"I'm just following my crazy intuition."
The word "crazy" slips in so easily.
I hear women calling themselves crazy all the time. I noticed it today in a Facebook post where a young writer wrote, "Yes, I am taking two online classes at once because I am crazy/they happened to be at the same time." Here she might have easily said, "ambitious," "hungry for knowledge" or "turned-on about learning." But she chose "crazy."
A friend of mine who is starting a business called herself "Crazy Jen" the other day when she was talking about her business ideas. She might have called herself "creative" or "risk-taking." I don't notice men calling themselves crazy when they make bold or risky choices. Think of literature and the archetypal Mad Woman in the Attic; the roles for women have often been angel caretaker or deranged and unstable; neither describes who we are as human beings. When we call ourselves crazy, we throw ourselves back up in the attic.
I jumped in when Jen was talking and said, "Don't call yourself crazy, it's disempowering." Another woman recently said the same thing to me. I was talking about "following my crazy intuition." I have been making choices in my life which, on the face of rational American scrutiny do not make sense (for example, my instinct to spend 3-4 months in Buenos Aires this fall). She stopped me short, because I could feel that she was right. Every time I call myself "crazy," I send a message to myself that I am being inappropriate. The words we choose to describe ourselves have an energy and we can actually feel them.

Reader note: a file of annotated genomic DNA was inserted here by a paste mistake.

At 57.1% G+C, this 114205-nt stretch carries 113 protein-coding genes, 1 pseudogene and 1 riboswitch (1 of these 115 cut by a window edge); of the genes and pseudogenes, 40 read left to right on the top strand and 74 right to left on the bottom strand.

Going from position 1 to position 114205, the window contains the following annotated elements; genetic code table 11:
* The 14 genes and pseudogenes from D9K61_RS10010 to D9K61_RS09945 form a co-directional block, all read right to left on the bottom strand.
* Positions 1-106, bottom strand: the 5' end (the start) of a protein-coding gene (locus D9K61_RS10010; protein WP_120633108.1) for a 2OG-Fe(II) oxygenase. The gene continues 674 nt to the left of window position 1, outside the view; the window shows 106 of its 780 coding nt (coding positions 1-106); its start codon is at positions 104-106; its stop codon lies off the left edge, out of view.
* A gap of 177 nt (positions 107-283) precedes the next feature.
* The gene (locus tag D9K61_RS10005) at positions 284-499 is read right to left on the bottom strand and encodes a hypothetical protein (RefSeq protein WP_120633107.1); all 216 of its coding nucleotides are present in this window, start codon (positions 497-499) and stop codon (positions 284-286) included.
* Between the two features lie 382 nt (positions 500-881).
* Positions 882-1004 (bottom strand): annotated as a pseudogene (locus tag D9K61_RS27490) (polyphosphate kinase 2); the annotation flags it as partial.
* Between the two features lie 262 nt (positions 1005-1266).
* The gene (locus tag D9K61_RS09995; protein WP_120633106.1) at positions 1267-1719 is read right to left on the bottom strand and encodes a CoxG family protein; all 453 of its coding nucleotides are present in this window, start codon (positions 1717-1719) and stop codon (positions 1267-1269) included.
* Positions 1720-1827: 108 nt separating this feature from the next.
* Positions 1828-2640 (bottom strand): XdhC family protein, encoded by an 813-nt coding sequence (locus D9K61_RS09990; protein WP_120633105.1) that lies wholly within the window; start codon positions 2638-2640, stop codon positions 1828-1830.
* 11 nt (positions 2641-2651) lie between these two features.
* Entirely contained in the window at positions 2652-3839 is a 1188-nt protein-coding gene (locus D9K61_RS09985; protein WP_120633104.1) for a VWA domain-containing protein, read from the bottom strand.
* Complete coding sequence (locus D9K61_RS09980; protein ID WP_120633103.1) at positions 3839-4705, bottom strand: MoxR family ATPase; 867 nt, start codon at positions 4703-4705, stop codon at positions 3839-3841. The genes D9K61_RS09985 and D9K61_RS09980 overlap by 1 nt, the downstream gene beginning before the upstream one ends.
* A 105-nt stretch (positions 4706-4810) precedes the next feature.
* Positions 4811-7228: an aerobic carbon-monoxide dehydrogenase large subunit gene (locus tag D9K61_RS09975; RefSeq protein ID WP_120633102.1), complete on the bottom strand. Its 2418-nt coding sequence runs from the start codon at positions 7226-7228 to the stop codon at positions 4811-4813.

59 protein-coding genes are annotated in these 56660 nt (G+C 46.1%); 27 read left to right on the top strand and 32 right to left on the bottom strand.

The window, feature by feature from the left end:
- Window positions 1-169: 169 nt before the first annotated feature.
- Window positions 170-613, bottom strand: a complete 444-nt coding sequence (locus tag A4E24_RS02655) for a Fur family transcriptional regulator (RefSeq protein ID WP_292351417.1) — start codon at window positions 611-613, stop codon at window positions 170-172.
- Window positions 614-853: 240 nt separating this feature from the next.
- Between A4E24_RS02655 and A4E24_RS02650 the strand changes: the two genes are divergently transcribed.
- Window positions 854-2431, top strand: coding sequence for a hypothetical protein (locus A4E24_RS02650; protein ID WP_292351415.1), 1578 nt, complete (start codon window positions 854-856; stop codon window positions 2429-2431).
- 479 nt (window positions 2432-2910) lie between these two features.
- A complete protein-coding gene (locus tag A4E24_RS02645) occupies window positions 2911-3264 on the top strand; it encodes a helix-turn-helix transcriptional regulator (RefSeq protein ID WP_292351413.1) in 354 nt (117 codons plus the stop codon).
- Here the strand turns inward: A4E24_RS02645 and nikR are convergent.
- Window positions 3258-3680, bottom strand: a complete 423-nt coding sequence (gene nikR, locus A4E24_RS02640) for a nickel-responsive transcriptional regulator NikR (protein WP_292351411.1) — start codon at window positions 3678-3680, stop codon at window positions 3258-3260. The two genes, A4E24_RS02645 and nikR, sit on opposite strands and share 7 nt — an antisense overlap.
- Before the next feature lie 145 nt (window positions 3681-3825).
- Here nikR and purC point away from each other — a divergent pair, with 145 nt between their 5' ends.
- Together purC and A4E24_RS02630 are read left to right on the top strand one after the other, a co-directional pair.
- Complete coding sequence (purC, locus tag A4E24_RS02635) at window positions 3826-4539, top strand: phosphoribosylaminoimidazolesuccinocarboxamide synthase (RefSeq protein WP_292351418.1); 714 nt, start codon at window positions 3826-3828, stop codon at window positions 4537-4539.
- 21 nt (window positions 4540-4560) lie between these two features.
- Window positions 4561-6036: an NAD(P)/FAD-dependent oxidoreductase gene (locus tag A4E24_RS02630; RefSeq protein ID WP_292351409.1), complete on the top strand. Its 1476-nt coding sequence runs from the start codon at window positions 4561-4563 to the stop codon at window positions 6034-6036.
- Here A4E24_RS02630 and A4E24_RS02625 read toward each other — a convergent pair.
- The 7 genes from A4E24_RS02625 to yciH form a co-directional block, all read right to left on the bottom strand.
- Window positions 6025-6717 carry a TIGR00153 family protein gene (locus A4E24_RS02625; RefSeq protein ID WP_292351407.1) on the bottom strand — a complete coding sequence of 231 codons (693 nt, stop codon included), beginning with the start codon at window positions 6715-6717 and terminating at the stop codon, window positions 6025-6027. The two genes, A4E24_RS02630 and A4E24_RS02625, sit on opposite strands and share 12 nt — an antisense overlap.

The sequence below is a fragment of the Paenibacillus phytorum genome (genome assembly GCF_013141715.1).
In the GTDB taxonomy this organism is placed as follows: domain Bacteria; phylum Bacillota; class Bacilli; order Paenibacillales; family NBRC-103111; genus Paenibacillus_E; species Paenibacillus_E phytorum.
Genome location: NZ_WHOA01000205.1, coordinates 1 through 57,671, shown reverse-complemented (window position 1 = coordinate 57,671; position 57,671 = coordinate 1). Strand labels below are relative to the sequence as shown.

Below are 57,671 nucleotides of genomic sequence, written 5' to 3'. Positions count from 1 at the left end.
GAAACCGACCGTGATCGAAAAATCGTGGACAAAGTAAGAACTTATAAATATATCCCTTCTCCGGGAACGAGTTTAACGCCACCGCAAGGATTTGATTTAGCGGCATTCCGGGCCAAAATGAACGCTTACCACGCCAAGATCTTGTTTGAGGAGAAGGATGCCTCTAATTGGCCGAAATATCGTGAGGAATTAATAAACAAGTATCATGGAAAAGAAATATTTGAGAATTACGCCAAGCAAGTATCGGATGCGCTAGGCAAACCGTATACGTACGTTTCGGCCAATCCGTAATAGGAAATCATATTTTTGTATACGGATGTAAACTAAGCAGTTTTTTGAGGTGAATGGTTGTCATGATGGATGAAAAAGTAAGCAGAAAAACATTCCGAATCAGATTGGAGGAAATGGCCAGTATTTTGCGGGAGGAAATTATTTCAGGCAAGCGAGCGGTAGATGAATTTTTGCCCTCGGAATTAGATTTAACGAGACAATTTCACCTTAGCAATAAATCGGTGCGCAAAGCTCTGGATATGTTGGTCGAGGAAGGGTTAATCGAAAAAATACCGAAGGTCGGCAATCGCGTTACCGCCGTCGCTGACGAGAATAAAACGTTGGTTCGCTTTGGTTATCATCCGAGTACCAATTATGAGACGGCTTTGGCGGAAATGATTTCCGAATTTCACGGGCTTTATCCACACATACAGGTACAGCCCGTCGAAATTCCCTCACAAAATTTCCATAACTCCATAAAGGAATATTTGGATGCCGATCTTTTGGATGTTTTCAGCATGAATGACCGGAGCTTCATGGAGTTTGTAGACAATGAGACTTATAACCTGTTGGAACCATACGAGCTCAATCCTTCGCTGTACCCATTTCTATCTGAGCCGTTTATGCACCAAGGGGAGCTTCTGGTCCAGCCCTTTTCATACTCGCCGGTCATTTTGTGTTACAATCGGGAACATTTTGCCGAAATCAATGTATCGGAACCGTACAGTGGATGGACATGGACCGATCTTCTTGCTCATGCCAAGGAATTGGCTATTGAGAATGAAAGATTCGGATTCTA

Try it yourself.
Call yourself crazy. How does it feel?
For me, when I call myself crazy, I get echoes of the message that I am "full of cracks of flaws; crooked, askew; mad, insane; impractical; erratic; being out of the ordinary; unusual."
There is also a notion of crazy that connotes enthusiasm; "passionately preoccupied" is another official definition. We can be "crazy" about a person, a place or a hobby. As women, I think we are also often scared of our passion when it grows, when we get very turned on; we might see passion as dangerous, so we call it crazy.
The overuse of the word "crazy" is a habit, and there's usually another more specific word that describes us better. I, for one, will feel better finding the more specific word.
P.S. I do love Gnarls Barkley's "Crazy" though. Enjoy. :)
To read more about my writing and learn about my group programs for the quirky-minded, visit me at sashacagen.com.